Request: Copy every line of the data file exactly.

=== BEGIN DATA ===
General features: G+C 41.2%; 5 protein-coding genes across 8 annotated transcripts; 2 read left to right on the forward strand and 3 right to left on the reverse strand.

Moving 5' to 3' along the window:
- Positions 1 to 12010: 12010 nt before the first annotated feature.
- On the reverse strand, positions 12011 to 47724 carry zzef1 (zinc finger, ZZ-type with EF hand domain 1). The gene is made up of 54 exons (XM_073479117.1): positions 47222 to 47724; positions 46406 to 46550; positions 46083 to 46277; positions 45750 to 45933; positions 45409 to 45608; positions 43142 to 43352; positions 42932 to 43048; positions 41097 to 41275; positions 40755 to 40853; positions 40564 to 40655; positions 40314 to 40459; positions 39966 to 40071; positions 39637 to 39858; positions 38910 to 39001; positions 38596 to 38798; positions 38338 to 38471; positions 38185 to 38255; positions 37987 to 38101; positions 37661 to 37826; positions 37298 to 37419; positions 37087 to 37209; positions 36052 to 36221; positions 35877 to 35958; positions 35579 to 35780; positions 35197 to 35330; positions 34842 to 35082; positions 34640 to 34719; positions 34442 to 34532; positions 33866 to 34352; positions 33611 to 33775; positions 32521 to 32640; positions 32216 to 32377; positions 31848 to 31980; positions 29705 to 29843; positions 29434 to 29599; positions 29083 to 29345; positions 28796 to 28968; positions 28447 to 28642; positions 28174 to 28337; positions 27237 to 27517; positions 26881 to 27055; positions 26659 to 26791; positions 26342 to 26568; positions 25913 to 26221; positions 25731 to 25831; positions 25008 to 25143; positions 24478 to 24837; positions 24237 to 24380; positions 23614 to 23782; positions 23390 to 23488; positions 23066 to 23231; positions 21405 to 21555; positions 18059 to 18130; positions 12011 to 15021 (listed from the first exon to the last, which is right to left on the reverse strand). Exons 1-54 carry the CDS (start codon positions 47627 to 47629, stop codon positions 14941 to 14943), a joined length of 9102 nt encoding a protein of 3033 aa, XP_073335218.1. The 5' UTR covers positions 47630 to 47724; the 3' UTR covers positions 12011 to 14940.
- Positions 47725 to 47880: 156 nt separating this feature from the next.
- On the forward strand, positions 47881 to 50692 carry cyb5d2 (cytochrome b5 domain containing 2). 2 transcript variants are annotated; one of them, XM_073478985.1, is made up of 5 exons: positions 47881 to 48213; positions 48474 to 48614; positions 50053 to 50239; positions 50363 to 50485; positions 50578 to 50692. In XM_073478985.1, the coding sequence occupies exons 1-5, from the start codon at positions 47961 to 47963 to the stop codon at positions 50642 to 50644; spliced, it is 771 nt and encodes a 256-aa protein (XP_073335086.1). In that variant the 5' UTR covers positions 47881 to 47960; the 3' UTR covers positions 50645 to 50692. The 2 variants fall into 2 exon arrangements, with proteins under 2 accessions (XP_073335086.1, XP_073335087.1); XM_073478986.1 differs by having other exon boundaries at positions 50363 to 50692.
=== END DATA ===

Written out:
General features: G+C 41.2%; 5 protein-coding genes across 8 annotated transcripts; 2 read left to right on the forward strand and 3 right to left on the reverse strand.

Moving 5' to 3' along the window:
- Positions 1 to 12010: 12010 nt before the first annotated feature.
- On the reverse strand, positions 12011 to 47724 carry zzef1 (zinc finger, ZZ-type with EF hand domain 1). The gene is made up of 54 exons (XM_073479117.1): positions 47222 to 47724; positions 46406 to 46550; positions 46083 to 46277; positions 45750 to 45933; positions 45409 to 45608; positions 43142 to 43352; positions 42932 to 43048; positions 41097 to 41275; positions 40755 to 40853; positions 40564 to 40655; positions 40314 to 40459; positions 39966 to 40071; positions 39637 to 39858; positions 38910 to 39001; positions 38596 to 38798; positions 38338 to 38471; positions 38185 to 38255; positions 37987 to 38101; positions 37661 to 37826; positions 37298 to 37419; positions 37087 to 37209; positions 36052 to 36221; positions 35877 to 35958; positions 35579 to 35780; positions 35197 to 35330; positions 34842 to 35082; positions 34640 to 34719; positions 34442 to 34532; positions 33866 to 34352; positions 33611 to 33775; positions 32521 to 32640; positions 32216 to 32377; positions 31848 to 31980; positions 29705 to 29843; positions 29434 to 29599; positions 29083 to 29345; positions 28796 to 28968; positions 28447 to 28642; positions 28174 to 28337; positions 27237 to 27517; positions 26881 to 27055; positions 26659 to 26791; positions 26342 to 26568; positions 25913 to 26221; positions 25731 to 25831; positions 25008 to 25143; positions 24478 to 24837; positions 24237 to 24380; positions 23614 to 23782; positions 23390 to 23488; positions 23066 to 23231; positions 21405 to 21555; positions 18059 to 18130; positions 12011 to 15021 (listed from the first exon to the last, which is right to left on the reverse strand). Exons 1-54 carry the CDS (start codon positions 47627 to 47629, stop codon positions 14941 to 14943), a joined length of 9102 nt encoding a protein of 3033 aa, XP_073335218.1. The 5' UTR covers positions 47630 to 47724; the 3' UTR covers positions 12011 to 14940.
- Positions 47725 to 47880: 156 nt separating this feature from the next.
- On the forward strand, positions 47881 to 50692 carry cyb5d2 (cytochrome b5 domain containing 2). 2 transcript variants are annotated; one of them, XM_073478985.1, is made up of 5 exons: positions 47881 to 48213; positions 48474 to 48614; positions 50053 to 50239; positions 50363 to 50485; positions 50578 to 50692. In XM_073478985.1, the coding sequence occupies exons 1-5, from the start codon at positions 47961 to 47963 to the stop codon at positions 50642 to 50644; spliced, it is 771 nt and encodes a 256-aa protein (XP_073335086.1). In that variant the 5' UTR covers positions 47881 to 47960; the 3' UTR covers positions 50645 to 50692. The 2 variants fall into 2 exon arrangements, with proteins under 2 accessions (XP_073335086.1, XP_073335087.1); XM_073478986.1 differs by having other exon boundaries at positions 50363 to 50692.